Trump administration officials ‘met with Venezuelan rebels plotting to overthrow Nicolas Maduro’

White House says it is important to 'engage in dialogue with all Venezuelans'

Emily Shugerman
New York
Saturday 08 September 2018 23:49
Venezuelan President Nicolas Maduro attends a ceremony to celebrate the 81st anniversary of the National Guard
Venezuelan President Nicolas Maduro attends a ceremony to celebrate the 81st anniversary of the National Guard

White House officials secretly met with Venezuelan military personnel seeking to overthrow the country’s government, according to reports.

Trump administration staffers are said to have attended multiple meetings with rebel leaders seeking to stage a coup against Venezuelan President Nicolas Maduro, starting in the autumn of 2017.

The officials eventually decided not to help the rebels and never provided any material support, but reportedly engaged with at least one Venezuelan military official currently under US sanctions.

The meetings came as the Venezuelan economy took a massive downturn and Mr Maduro’s government became increasingly restrictive, causing thousands of citizens to flee and countless others to starve. At least three factions of the Venezuelan military were plotting against Mr Maduro at the time, according to the New York Times, which first reported the claims.

At the same time, President Donald Trump had signalled his openness to a possible intervention, stating publicly that a military option was something the US “certainly could pursue”. He had also privately asked several advisers about the possibility of invading the country, according to CNN.

Donald Trump 'considered invading Venezuela', reports say

Early in Mr Trump’s term, one of the rebel factions reportedly attempted to reach the White House through a US embassy in a European city. The White House was hesitant first, thinking they were being set up, but eventually decided to “listen to what they had to say”, a senior administration official said.

The White House reportedly dispatched a senior diplomat to attend the meetings “purely on listening mode”, with instructions not to a negotiate. The official attended a total of three meetings before talks dissolved. The rebels tried several times to stage a coup on their own, but were unsuccessful at each turn.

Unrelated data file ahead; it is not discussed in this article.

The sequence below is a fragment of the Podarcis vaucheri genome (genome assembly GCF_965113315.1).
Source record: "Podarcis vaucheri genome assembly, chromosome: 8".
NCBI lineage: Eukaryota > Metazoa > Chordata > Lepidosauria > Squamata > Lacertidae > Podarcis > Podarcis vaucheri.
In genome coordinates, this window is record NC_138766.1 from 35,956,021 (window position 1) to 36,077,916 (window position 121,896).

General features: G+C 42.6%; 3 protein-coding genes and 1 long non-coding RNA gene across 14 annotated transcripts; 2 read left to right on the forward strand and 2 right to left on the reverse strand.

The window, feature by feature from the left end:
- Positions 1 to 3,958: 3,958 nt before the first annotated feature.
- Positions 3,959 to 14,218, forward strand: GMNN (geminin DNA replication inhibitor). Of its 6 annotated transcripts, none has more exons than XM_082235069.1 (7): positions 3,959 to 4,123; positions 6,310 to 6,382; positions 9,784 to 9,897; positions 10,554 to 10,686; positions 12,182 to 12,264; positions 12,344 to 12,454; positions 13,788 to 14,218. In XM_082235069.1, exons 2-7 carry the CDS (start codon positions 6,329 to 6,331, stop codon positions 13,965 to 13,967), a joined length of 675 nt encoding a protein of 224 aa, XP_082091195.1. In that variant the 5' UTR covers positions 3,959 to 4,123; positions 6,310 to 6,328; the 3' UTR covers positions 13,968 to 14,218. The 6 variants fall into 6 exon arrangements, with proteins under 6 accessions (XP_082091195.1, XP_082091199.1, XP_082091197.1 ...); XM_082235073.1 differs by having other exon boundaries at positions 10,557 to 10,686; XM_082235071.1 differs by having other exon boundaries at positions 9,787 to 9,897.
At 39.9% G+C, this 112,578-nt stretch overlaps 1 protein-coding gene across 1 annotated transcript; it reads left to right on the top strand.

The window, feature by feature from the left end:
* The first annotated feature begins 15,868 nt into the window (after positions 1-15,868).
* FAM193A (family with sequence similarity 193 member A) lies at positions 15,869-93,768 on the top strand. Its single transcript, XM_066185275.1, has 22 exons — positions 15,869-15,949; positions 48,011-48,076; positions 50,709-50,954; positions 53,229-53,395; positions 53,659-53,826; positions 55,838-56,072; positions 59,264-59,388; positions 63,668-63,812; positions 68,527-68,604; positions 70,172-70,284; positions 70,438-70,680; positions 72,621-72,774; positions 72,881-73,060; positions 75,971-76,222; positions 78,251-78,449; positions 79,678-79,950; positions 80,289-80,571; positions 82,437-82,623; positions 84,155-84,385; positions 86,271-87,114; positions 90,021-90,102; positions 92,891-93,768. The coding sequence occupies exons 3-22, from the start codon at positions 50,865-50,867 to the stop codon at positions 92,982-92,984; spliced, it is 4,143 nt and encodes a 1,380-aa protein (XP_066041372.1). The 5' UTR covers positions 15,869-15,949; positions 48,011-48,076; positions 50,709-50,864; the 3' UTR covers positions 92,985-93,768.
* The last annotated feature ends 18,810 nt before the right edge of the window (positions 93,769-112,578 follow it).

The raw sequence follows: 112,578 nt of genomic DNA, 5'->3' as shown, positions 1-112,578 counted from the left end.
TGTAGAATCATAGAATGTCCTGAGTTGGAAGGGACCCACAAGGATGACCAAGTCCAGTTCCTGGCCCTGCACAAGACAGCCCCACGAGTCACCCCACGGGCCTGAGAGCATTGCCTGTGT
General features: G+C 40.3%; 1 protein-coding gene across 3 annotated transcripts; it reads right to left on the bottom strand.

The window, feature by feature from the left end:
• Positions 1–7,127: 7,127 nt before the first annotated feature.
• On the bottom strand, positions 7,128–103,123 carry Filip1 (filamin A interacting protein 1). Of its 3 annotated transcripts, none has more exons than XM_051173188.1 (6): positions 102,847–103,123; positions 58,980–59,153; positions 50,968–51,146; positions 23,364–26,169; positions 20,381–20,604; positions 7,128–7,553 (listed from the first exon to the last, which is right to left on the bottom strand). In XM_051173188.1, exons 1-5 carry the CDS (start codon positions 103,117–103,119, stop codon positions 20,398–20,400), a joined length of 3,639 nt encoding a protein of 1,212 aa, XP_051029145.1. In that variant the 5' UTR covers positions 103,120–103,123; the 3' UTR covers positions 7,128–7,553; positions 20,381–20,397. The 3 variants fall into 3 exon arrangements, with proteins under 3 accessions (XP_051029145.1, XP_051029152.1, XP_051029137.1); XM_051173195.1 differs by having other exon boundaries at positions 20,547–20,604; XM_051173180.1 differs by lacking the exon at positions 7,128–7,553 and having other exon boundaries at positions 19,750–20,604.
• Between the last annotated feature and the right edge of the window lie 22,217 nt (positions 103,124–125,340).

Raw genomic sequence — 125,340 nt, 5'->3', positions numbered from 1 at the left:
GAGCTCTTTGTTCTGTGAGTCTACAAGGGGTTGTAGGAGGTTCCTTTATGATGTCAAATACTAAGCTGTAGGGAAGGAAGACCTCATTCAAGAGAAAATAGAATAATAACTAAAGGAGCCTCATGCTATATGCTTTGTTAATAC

The White House did not deny the reports, saying in a statement to the Times that it was important engage in “dialogue with all Venezuelans who demonstrate a desire for democracy” in order to “bring positive change to a country that has suffered so much under Maduro”.

Former President Barack Obama rebuffed the rebels when they reached out to his administration years ago, according to the Times. But the Trump administration’s willingness to entertain the idea of a coup is not entirely unheard of, and plays into a long history of US intervention in the region.

Starting in 1812, US president James Monroe declared the US would no longer tolerate European colonisation of South America – a proclamation that became known as the Monroe Doctrine. A corollary coined by President Theodore Roosevelt in 1904 reaffirmed the United States’ dominance over other interests in the region.

The US also intervened in South America several times after the Second World War, in hopes of stopping the spread of Communism. Under President John F Kennedy, the US trained and funded a group of rebels seeking to overthrow President Fidel Castro in Cuba. In Chile, the US helped General Augusto Pinochet overthrow the left-wing government of Salvador Allende.

Footage allegedly shows drone blowing up mid-air during alleged attack on Venezuelan President Maduro

In 2015 Mr Obama declared, in relation to Latin America, that he hoped to move past the days in which “our agenda in this hemisphere presumed that the United States could meddle with impunity”.

The Democrat did however oversee the expansion of US military operations elsewhere, with a troop surge in Afghanisation and drone strikes in a number of countries.

The White House did not immediately respond to The Independent’s request for comment.

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